Short-Term Sulfonylurea Use Appears Safe for ACS Patients


A study finds that use of sulfonylureas in the period leading up to an acute coronary syndrome is not associated with increased risk of death or heart failure.

A study finds that use of sulfonylureas in the period leading up to an acute coronary syndrome is not associated with increased risk of death or heart failure.

Diabetes and coronary disease are common comorbidities, but the clinical community continues to debate the best management strategy for patients with both conditions. Diabetes is associated with an increased risk of death or heart failure within 30 days of an acute coronary syndrome (ACS) event. Several observational studies have suggested that diabetes patients treated with sulfonylureas (chlorpropamide, glimepiride, glipizide, glyburide, tolazamide, and tolbutamide) may be at elevated risk of cardiovascular events. The proposed mechanism is the adenosine triphosphate (ATP)-sensitive potassium (KATP) channel. These channels, which are widespread in cardiac tissue, are cardioprotective when they open during ischemia. Sulfonylureas inhibit these channels and close them.

Researchers from the University of Edmonton conducted a study to determine whether use of sulfonylureas at the time of an ACS leads to increased risk of death or heart failure. Drawing on administrative databases, they examined a cohort of adult patients who experienced an ACS between April 2002 and October 2006. They compared patients who had any exposure to KATP channel inhibitors in the 100 days before their ACS event to patients without exposure to KATP channel inhibitors. Their results were published online on May 13, 2013, in Diabetes, Obesity and Metabolism.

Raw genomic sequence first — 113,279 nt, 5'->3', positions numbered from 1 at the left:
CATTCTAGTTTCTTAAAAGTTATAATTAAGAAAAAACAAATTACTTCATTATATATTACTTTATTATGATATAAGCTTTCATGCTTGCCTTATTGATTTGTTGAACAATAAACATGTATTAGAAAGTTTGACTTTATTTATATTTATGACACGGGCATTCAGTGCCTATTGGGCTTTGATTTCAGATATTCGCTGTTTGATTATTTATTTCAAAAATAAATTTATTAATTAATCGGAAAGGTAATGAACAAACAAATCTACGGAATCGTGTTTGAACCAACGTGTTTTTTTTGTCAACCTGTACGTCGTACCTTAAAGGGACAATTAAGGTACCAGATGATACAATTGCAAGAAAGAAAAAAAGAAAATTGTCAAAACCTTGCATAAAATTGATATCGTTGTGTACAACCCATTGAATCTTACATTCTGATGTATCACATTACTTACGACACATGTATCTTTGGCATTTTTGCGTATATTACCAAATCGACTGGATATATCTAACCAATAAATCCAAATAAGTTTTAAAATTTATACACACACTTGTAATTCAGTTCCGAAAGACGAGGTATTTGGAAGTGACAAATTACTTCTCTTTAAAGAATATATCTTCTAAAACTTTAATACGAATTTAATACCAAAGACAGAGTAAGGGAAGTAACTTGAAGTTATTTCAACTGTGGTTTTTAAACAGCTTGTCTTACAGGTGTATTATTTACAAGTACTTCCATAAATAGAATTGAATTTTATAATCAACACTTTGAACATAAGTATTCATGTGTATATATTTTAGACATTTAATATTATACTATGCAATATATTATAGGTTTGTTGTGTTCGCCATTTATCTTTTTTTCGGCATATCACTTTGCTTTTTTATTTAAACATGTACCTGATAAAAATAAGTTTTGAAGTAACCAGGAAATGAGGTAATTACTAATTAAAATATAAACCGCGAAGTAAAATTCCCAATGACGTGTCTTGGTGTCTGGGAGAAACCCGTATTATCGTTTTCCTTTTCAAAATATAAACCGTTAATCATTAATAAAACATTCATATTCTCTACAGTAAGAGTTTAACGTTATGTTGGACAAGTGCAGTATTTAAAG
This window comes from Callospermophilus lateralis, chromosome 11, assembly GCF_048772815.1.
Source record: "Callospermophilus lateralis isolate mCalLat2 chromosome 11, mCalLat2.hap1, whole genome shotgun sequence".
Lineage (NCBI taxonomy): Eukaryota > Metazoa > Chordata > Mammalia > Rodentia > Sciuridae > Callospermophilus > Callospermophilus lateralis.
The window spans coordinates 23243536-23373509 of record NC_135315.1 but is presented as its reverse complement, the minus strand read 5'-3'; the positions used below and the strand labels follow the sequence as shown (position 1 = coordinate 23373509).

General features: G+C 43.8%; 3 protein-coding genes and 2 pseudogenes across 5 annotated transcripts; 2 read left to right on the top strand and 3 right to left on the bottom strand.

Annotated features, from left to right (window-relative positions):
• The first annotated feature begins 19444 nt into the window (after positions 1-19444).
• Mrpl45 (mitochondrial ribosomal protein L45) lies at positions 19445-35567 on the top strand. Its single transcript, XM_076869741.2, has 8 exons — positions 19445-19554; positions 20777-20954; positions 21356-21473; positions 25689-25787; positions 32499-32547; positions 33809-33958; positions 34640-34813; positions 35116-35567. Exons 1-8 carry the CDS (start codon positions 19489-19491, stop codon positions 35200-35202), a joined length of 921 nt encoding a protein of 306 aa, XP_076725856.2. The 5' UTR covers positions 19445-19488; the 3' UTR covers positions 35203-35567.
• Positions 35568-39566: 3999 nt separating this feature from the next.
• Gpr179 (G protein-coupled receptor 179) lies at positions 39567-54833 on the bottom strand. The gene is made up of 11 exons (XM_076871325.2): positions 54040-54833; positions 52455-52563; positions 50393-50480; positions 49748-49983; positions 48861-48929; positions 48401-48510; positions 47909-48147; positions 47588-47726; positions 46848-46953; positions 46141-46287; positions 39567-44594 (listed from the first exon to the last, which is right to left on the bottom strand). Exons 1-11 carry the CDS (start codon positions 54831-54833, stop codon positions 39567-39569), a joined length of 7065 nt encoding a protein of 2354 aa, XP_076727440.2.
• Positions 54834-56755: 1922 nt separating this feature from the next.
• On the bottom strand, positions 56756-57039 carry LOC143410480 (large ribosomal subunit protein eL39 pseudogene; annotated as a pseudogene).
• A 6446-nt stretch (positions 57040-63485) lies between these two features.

From the 21,023 patients hospitalized with an ACS diagnosis, the researchers identified 5761 patients who also had diabetes. These patients tended to be older, were more likely to be female, and were more likely to have atherosclerotic comorbidities. They also had more complicated medical histories, including a history of prior ACS, and took more medication than others.

The results indicated that diabetes was a risk factor for both mortality and heart failure. In addition, the prognosis for diabetes patients was identical regardless of whether the patient presented with STEMI (ST-elevation myocardial infarction) or NSTEMI. However, there was no indication of an increased risk for death or heart failure within 30 days of ACS in patients who were taking sulfonylureas.

The researchers concluded that KATP channel inhibitors may hypothetically affect ischemic preconditioning, but their clinical impact appears to be negligible. They noted that the actual mechanism that places diabetes patients who chronically use sulfonylureas at increased risk of cardiovascular hazards needs to be identified. For the time being and in keeping with current practice guidelines, however, clinicians can continue to employ sulfonylureas as needed for short-term blood sugar management in ACS patients.

Ms. Wick is a visiting professor at the University of Connecticut School of Pharmacy and a freelance writer from Virginia.

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